Maybe it’s because we’re usually on the trail when we eat those meals that we appreciate them so much. Fresh fish is usually much better than anything else we could pull from a Duluth pack — especially egg-a-roni.
     Want to nominate a favorite trail meal of your own? Post a comment.

7 Responses

  1. dharma bum

    I can’t say I get to experiment with a lot of game recipes in the woods, but you’re right that fresh fish fried up as shore lunch being about as good as it gets. I fondly recall a late night dinner on Slim Lake hungrily gobbling chunks of walleye right of the pan.

    My wife and I were on Kekekabic Lake a year or two ago and on a layover day did a little cooking with some of the random food in our pack. We had dehydrated cheese tortellini, powdered pesto sauce (made with powdered milk) and dehydrated chicken (in a foil packet). It was a great meal that I still remember, though I’m sure if I ate it in more “civilized” circumstances (my kitchen table) I might find it wanting… Who knows though.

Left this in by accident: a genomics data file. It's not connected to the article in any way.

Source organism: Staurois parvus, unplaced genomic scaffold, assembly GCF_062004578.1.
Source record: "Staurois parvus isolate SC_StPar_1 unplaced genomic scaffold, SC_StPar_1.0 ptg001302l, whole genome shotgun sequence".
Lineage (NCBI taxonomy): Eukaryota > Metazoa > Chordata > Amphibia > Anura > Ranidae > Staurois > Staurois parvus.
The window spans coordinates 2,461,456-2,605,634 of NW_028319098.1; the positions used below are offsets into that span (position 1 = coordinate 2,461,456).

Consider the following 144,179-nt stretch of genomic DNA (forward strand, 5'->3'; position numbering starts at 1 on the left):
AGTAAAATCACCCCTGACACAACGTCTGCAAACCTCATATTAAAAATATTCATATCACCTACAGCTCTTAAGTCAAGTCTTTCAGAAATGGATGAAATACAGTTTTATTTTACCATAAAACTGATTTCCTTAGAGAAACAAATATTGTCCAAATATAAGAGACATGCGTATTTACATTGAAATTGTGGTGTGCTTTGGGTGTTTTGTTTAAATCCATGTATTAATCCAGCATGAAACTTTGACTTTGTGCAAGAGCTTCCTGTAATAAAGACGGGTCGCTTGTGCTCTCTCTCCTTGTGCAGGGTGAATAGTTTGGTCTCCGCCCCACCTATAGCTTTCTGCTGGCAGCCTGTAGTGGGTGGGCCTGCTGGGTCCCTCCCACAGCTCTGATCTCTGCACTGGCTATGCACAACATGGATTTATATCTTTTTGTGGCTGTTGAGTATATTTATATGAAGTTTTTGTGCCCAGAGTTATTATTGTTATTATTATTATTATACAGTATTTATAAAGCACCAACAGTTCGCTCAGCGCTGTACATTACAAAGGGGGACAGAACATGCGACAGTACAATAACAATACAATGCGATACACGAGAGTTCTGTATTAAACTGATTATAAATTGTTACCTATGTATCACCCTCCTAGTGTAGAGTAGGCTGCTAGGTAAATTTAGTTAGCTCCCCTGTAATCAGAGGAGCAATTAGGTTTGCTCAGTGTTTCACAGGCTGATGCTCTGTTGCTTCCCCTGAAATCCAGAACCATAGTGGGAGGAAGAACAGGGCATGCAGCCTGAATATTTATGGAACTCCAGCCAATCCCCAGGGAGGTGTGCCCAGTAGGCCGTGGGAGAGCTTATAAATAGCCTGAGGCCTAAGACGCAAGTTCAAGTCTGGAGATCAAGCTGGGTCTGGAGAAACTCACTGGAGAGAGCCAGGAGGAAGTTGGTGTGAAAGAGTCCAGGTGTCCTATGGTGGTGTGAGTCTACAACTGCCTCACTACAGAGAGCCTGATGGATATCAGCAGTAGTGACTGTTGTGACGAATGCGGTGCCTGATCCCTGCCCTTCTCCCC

2. Sam Cook

    As one respondent to this post suggested, I neglected to mention another wild-game delicacy. One October, reporting on the Minnesota moose hunt, I happened on to Bill Peterson, then the Department of Natural Resources area wildlife manager at Grand Marais. He was registering moose for hunters in a garage near Tofte, as I recall. He always asked the hunters if they would mind sharing the testicles from their bull moose. If they did, Bill would slice them thin, batter them in some fish breading and toss them in a skillet over his Coleman campstove.
    A moose testicle is somewhat larger than a golf ball, not quite as large as a tennis ball, if my memory is correct. You can get a lot of slices out of two testicles, which, of course, is how a bull moose comes equipped.
    Peterson would share the finished delicacy with the hunters and anyone else who happened by, including a reporter. Sure, I figured. Life is short.
    They’re not bad, I must report. Firm, but not too chewy. And, breaded right, pretty tasty.
    “Tastes like chicken,” you’re probably thinking.